In symbolic vote, Rep. Ken Buck, House reject Iran deal |

In symbolic vote, Rep. Ken Buck, House reject Iran deal

Staff and wire reports

FILE - In this Aug. 6, 2015 file photo, President Barack Obama speaks in the South Court Auditorium in the Eisenhower Executive Office Building on the White House complex in Washington. The president may have finally shed his summer curse, just in time for a daunting fall. The summer of 2015 has been among the most productive stretches of Obama's presidency. But the president returns to Washington with a full schedule and confrontations with Congress that will help determine whether his summer momentum is sustained or sputters. Atop the president's priority list is preventing Congress from blocking the Iran deal, which curbs Tehran's nuclear program in exchange for billions of dollars in sanctions relief. (AP Photo/Carolyn Kaster, File)

The Republican-led House cast largely symbolic votes Friday against the Iran nuclear deal and sought to restrict President Barack Obama's authority to lift sanctions against Tehran, one day after the Senate ensured the administration can implement the accord without congressional interference.

After three hours of hot-tempered debate, the House voted 269-162 to reject the deal; 25 Democrats broke with Obama to register their disapproval.

Rep. Ken Buck, R-Colo., joined fellow Republicans in voting against the deal.

"Today I voted against the deal itself. At least Americans who oppose this deal 2-to-1 will know who stands with them and who doesn't," Buck said in a news release.

The fate of the agreement on Capitol Hill, however, was sealed Thursday when Senate Democrats voted to uphold the accord with Iran, overcoming heavy GOP opposition to hand Obama a victory on his top foreign policy priority. The Senate action guaranteed any legislation disapproving of the accord will never reach Obama's desk.

Obama marked the end of House votes with a statement saying it is time to turn the page.

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"Now, we must turn to the critical work of implementing and verifying this deal so that Iran cannot pursue a nuclear weapon," the president said in a statement. "In doing so, we'll write the latest chapter of American leadership in the pursuit of a safer, more hopeful world."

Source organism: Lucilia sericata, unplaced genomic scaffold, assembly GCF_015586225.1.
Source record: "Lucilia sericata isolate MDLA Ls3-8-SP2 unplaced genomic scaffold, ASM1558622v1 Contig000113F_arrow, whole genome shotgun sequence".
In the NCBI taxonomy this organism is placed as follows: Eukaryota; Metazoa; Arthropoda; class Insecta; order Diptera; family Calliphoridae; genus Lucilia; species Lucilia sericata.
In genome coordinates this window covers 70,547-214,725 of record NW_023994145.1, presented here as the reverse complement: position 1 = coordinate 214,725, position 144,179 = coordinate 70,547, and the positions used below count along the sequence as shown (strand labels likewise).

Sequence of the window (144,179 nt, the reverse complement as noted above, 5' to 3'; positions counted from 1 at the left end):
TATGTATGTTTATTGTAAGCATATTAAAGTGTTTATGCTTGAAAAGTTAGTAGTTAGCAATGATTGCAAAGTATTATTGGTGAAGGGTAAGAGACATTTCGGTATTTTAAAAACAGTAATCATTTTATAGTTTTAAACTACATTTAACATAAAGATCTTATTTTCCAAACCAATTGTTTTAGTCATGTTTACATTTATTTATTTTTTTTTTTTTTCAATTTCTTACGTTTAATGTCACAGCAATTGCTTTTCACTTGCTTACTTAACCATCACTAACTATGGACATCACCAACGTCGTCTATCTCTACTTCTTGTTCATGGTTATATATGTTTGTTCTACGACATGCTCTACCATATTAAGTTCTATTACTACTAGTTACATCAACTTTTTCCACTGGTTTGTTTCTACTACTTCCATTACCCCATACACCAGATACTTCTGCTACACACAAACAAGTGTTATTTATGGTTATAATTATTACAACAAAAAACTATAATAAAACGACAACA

During the debate, Democrats argued that the agreement would stabilize the Mideast, stop Iran from rushing to develop a nuclear bomb and offer a chance to end the standoff with Iran diplomatically, while retaining a U.S. threat of military action. They claimed House Republicans used their opposition to the nuclear deal to take a partisan shot at the president.

Republicans countered that the agreement's inspection regime against Iran, a state sponsor of terrorism, is weak and repeatedly recalled how Islamic extremists attacked America on Sept. 11, 2001. They said the deal will allow Iran to eventually possess a nuclear weapon and that the billions it will receive through sanctions relief will end up in the hands of terrorist groups that Tehran supports.

"This deal is far worse than anything I could have imagined," said House Speaker John Boehner, R-Ohio. "This is such a bad deal, the ayatollah won't even have to cheat to be steps away from a nuclear weapon."

Boehner said that it does not have a rigorous enough inspection regime, will allow Iran to keep thousands of centrifuges spinning and will leave the nation with a chance to become a nuclear-armed state in about a decade. He said all options remain on the table for the Republicans to stop the agreement, including a possible lawsuit.

"Never in our history has something with so many consequences for our national security been rammed through with such little support," Boehner said. "Today is Sept. 11 … Our fight to stop this bad deal is just beginning. We will not let the American people down."

Another vote

In a second vote, the House passed 247-186 a measure to suspend until Jan. 21, 2017 — a day after a new president is sworn into office — Obama’s authority to waive, suspend or reduce sanctions on Iran. The House measures could come up in the Senate next week, but would face a filibuster by Senate Democrats and Sept. 17 — the date slated for the close of congressional review of the deal — is less than a week away.